The reasons to bee a beekeeper are as varied as the keepers themselves. Just so you know, ‘bee’ puns are mandatory for all keepers. Sorry, you’ll get used to it. They (the reasons, not the puns) span the range between curiosity, relaxation, health, preparedness, and of course the golden crop at the end of the season. There are probably a number of other reasons too, but the first four reasons are the ones that drew me the most and are the ones I’ll be focusing on today as I tell you about my journey as a budding ‘beek’.
Why You Should Bee a Beekeeper
Curiosity and Learning
I really love to learn new things. It’s fascinating to me. I wasn’t actually always this way. Once upon a time, I was very close minded about a lot of different things. I learned things easily enough and retained a fair amount of interesting trivia and the like, but I wasn’t really interested in how things worked or why. Then I joined The Church of Jesus Christ of Latter-day Saints and science became fascinating to me. The idea that someone understands ALL of it, and organized it to create the universe, that gets my brain firing. Back when I thought it was all random, I didn’t think order could really exist. I wasn’t interested in learning about a bunch of random phenomena.
Anyhow, random side-note about me aside… That sentence is probably making you cringe. Me too. One of the biggest draws for me about becoming a beekeeper was learning about the bees. The more I learned about them, the more amazed and intrigued I was. They’re incredible creatures. Their world is one of incredible detail and order, and they do so many things that the average person has no idea they’re even capable of. It’s an incredible world in there and learning about the bees quickly becomes a passion for most beekeepers.
There’s a sort of ‘zen’ to working with bees. A lot of your goal when working with the bees is to move smoothly and slowly. You flow from one task to the next in an unhurried, casual sort of way. It takes practice, but after a while, you can learn how to move so that the bees basically ignore your presence. They continue on about their business while you work with them. That’s not to say that if you suit up fully you won’t get some heat and a workout in the summer sun, but I usually come back from the bee yard feeling a healthy sort of amazed relaxation. A mix of the wonder of being amongst the bees and trying to attain that calm focus that allows me to ignore their flights and focus on keeping my motion in perfect control.
Many people don’t know it, but honey actually has an enormous list of medicinal benefits. Care2.com lists a short selection of them here. The interesting part is that those are just the benefits of store-bought honey. Honey from your own personal crop contains a drastically higher proportion of natural pollen from your local area, which adds to its medicinal value and protein content. Taking honey from a local source, unhomogenized by the major companies, is actually a functional treatment for common pollen allergens. By ingesting the small quantities of pollen in natural backyard honey, you slowly inoculate yourself against the influence of the local plants. Do you sneeze and snort all allergy season? Bees and their honey might be your solution.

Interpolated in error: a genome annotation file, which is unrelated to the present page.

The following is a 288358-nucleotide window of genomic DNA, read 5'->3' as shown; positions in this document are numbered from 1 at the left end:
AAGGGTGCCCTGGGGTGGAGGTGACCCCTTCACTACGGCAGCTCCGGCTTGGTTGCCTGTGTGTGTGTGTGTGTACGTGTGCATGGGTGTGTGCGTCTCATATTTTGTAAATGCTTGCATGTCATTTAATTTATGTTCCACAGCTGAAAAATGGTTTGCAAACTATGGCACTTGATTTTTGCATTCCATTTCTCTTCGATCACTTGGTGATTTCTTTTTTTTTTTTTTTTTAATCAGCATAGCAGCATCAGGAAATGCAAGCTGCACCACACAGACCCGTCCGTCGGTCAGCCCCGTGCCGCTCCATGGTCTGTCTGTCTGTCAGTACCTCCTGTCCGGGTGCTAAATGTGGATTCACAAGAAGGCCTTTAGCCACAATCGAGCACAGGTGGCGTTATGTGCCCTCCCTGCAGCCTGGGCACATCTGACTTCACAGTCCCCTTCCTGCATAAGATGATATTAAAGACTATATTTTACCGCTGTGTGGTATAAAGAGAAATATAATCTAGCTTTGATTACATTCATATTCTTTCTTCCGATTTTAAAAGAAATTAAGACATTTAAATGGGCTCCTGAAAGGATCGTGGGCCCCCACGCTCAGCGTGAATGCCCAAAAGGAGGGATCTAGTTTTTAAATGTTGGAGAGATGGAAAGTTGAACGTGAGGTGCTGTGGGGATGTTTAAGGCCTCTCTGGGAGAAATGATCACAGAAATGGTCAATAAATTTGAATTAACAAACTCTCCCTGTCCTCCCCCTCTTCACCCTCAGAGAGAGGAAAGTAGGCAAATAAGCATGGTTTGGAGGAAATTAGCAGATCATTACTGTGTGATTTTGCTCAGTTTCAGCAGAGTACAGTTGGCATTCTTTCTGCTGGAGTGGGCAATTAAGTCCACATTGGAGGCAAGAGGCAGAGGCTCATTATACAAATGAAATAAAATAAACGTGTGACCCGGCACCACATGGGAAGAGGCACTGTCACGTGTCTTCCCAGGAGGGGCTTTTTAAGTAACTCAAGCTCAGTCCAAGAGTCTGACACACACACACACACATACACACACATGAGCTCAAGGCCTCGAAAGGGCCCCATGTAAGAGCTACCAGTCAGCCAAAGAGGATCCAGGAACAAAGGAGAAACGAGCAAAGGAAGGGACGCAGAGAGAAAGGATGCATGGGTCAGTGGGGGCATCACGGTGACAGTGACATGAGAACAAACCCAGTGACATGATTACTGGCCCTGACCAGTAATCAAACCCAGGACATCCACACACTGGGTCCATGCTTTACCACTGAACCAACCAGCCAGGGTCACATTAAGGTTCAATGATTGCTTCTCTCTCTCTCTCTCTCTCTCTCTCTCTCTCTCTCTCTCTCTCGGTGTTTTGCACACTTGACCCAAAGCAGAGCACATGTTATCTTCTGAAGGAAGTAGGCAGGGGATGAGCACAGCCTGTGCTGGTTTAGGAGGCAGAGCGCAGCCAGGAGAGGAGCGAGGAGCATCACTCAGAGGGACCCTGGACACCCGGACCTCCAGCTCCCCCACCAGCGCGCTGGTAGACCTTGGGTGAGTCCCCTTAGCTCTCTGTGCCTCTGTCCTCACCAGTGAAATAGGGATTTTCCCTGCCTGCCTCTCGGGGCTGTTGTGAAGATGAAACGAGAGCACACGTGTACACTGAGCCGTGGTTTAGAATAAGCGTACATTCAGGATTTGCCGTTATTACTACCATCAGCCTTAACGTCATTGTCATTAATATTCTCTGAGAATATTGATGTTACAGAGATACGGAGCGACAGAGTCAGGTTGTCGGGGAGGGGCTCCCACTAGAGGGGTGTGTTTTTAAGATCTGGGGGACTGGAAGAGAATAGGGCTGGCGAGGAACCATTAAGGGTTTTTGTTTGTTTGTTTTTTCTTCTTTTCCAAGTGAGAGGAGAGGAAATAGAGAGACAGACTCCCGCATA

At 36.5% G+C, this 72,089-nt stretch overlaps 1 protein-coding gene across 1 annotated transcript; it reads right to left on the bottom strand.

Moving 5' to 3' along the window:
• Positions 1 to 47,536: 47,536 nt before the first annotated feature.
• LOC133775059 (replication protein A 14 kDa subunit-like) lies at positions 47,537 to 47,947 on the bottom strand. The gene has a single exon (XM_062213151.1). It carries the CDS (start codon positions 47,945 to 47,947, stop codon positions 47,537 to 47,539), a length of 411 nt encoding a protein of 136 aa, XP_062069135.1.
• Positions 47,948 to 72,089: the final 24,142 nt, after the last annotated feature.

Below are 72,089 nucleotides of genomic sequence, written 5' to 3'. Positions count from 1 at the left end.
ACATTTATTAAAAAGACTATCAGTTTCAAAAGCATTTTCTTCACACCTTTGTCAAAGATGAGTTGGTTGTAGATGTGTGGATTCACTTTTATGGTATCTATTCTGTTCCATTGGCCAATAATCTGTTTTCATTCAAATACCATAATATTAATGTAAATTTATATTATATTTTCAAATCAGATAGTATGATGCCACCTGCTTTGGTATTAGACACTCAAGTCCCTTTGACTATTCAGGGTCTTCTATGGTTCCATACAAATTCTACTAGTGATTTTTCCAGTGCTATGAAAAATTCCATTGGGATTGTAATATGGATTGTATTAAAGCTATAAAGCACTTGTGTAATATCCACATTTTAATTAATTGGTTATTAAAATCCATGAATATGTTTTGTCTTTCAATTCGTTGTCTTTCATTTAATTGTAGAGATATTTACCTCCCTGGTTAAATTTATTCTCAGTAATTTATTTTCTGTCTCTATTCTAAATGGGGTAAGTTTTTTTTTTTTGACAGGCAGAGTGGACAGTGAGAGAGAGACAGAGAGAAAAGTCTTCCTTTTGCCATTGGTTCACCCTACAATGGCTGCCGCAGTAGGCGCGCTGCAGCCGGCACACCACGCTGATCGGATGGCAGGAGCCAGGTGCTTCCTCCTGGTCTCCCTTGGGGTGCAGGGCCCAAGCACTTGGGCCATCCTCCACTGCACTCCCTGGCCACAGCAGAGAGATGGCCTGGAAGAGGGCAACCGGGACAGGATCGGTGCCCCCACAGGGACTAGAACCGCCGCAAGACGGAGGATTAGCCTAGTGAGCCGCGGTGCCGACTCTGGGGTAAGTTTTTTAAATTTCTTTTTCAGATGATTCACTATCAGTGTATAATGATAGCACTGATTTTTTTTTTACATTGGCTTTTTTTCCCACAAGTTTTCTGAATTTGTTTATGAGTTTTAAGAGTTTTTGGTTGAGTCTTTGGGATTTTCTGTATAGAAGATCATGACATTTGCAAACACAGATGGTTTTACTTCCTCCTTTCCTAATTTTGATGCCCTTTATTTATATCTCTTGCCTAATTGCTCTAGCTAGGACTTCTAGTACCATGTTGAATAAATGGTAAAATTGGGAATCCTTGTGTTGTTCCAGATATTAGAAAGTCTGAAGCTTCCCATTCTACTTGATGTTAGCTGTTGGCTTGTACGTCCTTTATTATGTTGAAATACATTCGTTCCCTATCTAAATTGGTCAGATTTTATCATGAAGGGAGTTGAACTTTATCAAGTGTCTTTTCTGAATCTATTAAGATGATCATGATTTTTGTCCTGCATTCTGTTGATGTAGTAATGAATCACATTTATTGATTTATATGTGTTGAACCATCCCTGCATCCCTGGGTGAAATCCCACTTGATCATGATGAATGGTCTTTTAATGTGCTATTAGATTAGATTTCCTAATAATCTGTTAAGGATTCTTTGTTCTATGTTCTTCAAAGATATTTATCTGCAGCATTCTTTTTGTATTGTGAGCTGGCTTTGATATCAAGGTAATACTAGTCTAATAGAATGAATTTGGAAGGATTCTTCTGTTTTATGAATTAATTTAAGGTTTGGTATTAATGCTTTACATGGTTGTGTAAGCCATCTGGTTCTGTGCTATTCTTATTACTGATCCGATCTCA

This was actually our primary focus here at Zion Family Homestead. When Handyman started talking about gardening, and Perfection was raising goats, the bright idea came up to have someone become a beekeeper. I had never really been interested in bees before, but I did some reading and decided I would like to give it a go. Here is our reasoning:
If and when the world falls to pieces. The power goes out. Gasoline no longer flows at the pumps. Stores are sold out or robbed blind. You know, the whole end of the world scenario. Are you going to still have a sweet tooth?
How Beehives Help with Self-Sufficiency
We have been storing things like wheat and beans for a long while now, making certain to follow counsel from our church leaders to keep food storage wherever legal and possible. We could try and store sugar, too, but our hobby and goal is self-sufficiency and preparedness, right? Stored food isn’t self-sufficiency, it’s an emergency band-aid. It doesn’t allow us to help others, only to survive for a specific length of time on our own. So storing sugar isn’t as good as producing our own. Since we’re unlikely to start a cane sugar farm, beekeeping is a natural alternative.
Honey keeps forever (they found some stored in Egyptian pyramids, still edible) and provides all the sweetness you need. As mentioned previously, it has great uses for medicinal purposes, which is an important consideration for long-term self-sufficiency. Likewise, bees don’t only make honey, they also produce wax and propolis (more on that another time). I personally am looking forward to making my own beeswax candles, which are actually superior to the modern day paraffin candles, if a little more time consuming to make.
In other words, a few bee hives are some of the ultimate preparedness tools, unless you LIKE to eat your porridge in the dark… without sweetener… I guess…
My Beekeeping Journey
My journey has had some rocky starts. I’m on my third season as a beekeeper and boy have I made some terrible mistakes. Between the varroa mite that causes everyone so much trouble and my own ineptitude, I’ve lost a number of hives. I’ll probably share a lot more details as I go more in depth on solutions. This message is supposed to be about the reasons you WANT to be a beekeeper, not the things that you’ll have to overcome once you are. The plus side is that I’m learning, and still striving. I’m excited to be writing on the topic as I know it will help to keep my hives at the forefront of my mind – other projects have occasionally drawn me away and distracted me from my poor girls.